The wealth management Industry is obsessed with your behavior. And if you haven't found out already, it plays to play along.
On Wall Street's annual compensation issue finds a lot of the growth in pay has been due to behavioral bonuses, "where firms are trying to encourage certain behaviors such as lending or growth or fee-based businesses," compensation consultant Andy Tasnady tells Associate Editor Andrew Welsch.
Welsch writes in this month's cover story how firms are tinkering with their compensation plans to motivate their advisors to grow their businesses in new directions. For example, your firm may want you to recommend more bank products, increase lending or bring in more ultrahigh-net-worth clients.
If you're hitting the right benchmarks, you'll have that compensation coming sure enough. But be prepared to wait, since it will likely be deferred in some cases. And as firms reward certain behaviors among their advisors, they are discouraging others. More restrictive, small-household policies are intended to get advisors focused on larger accounts. But, as Welsch reports, some advisors find the policies shortsighted.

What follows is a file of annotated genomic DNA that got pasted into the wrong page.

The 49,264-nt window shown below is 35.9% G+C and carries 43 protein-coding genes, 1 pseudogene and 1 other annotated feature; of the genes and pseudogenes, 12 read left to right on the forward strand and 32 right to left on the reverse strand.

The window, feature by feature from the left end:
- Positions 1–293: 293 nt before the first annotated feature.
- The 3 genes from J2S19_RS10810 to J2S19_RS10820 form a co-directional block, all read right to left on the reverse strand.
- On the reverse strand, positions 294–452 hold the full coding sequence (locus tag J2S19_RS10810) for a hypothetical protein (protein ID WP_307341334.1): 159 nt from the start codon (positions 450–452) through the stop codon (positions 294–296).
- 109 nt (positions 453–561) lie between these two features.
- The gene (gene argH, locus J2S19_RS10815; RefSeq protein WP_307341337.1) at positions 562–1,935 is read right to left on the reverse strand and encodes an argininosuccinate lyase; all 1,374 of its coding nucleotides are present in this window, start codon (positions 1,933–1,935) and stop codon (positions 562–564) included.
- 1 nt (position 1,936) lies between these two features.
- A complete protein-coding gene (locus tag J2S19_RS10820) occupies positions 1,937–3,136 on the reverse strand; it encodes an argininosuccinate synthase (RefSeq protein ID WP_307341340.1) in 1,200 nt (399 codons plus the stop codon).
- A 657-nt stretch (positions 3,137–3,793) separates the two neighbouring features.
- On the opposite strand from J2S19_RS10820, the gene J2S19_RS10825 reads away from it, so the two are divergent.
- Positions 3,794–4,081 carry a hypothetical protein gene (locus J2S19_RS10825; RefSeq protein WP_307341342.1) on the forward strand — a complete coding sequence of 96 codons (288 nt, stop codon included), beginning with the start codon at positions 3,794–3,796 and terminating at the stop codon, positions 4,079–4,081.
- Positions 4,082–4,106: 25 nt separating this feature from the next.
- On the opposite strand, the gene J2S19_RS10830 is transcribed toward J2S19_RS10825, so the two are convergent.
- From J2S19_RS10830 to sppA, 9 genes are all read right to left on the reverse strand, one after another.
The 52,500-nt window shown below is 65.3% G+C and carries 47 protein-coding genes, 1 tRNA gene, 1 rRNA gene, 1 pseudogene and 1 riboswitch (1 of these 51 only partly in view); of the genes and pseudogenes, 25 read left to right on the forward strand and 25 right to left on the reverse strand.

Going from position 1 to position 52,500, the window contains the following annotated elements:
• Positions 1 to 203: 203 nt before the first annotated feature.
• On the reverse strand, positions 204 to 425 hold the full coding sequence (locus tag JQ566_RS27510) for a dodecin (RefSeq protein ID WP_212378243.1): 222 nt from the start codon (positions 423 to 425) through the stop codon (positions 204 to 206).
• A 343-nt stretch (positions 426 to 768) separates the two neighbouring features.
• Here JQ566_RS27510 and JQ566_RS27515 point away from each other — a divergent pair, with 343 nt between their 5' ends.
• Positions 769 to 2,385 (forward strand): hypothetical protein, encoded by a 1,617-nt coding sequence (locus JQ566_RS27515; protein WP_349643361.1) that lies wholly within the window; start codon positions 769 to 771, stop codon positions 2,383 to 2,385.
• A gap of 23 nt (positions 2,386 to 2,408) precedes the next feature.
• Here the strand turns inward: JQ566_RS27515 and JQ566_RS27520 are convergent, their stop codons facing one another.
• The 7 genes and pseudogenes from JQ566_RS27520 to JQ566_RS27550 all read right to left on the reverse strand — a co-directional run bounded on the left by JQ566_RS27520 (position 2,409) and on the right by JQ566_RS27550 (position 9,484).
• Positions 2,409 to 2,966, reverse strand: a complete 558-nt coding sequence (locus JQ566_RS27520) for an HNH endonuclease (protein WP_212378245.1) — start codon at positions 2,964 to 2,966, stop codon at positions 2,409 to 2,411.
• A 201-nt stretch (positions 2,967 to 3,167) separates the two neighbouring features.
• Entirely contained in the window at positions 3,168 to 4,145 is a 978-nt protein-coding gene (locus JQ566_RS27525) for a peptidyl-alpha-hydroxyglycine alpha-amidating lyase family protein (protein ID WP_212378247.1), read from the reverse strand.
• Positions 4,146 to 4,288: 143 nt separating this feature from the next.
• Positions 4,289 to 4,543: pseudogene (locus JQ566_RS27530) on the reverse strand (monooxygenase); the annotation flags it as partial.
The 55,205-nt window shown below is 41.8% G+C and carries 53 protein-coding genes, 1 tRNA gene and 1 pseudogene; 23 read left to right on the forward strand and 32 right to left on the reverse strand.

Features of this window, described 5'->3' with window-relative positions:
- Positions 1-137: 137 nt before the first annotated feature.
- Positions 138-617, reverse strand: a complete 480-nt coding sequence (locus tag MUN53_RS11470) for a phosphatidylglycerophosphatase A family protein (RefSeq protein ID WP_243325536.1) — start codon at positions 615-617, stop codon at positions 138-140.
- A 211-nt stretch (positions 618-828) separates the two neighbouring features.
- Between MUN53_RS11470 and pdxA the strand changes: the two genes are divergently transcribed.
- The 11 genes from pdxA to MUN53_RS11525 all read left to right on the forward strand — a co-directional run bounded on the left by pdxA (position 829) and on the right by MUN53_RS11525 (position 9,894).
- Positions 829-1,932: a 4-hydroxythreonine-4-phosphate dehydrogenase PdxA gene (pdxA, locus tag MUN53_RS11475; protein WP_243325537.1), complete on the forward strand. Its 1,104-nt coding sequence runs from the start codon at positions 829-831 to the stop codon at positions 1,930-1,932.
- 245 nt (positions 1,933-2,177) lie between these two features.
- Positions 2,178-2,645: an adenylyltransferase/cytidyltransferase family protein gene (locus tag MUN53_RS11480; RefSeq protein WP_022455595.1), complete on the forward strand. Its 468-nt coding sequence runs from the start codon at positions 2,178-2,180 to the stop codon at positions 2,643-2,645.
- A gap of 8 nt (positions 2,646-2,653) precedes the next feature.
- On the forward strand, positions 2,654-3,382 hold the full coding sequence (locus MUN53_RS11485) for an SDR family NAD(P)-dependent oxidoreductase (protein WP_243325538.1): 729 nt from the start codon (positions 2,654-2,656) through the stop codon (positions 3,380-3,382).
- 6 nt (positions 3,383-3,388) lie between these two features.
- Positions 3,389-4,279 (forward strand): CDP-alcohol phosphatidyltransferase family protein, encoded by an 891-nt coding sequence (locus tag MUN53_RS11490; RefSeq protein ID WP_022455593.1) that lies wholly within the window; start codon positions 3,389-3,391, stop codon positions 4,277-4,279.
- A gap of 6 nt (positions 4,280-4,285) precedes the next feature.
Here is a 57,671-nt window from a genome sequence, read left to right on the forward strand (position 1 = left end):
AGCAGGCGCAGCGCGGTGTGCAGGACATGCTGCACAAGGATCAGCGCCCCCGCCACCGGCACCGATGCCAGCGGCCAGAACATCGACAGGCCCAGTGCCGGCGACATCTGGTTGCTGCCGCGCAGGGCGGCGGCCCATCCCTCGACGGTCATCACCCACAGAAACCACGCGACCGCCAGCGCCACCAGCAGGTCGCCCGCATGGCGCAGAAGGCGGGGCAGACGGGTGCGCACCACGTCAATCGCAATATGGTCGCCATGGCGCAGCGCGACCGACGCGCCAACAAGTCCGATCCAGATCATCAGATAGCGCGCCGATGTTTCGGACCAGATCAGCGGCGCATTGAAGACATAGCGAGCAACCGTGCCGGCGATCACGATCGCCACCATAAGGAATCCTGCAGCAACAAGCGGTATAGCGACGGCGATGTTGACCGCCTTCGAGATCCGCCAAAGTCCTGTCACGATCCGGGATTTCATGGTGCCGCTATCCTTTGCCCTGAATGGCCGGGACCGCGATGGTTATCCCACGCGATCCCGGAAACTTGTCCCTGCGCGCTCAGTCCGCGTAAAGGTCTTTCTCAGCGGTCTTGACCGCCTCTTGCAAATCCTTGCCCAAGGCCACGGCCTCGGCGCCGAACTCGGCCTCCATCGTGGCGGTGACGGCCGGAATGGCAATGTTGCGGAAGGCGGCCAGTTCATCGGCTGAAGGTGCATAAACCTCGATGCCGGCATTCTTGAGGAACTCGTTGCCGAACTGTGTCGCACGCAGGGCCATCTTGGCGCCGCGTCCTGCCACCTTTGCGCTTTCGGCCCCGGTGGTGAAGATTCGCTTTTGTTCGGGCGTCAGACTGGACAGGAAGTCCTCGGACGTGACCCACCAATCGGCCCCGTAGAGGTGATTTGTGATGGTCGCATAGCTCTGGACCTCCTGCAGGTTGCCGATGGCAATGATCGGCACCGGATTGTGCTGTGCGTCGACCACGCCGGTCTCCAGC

This year On Wall Street revised its analysis to better reflect the reality that more and more advisors are moving up the grids. We've dropped the $200,000 producer category and added a $2 million category, allowing the industry's biggest producers and those nearing that benchmark to see how they may fare at the different firms.
And as that pay is frequently tied up in the form of behavioral bonuses and deferred compensation, advisors wanting to know what they'll get paid next year will need to better understand their firm's long-term strategy.
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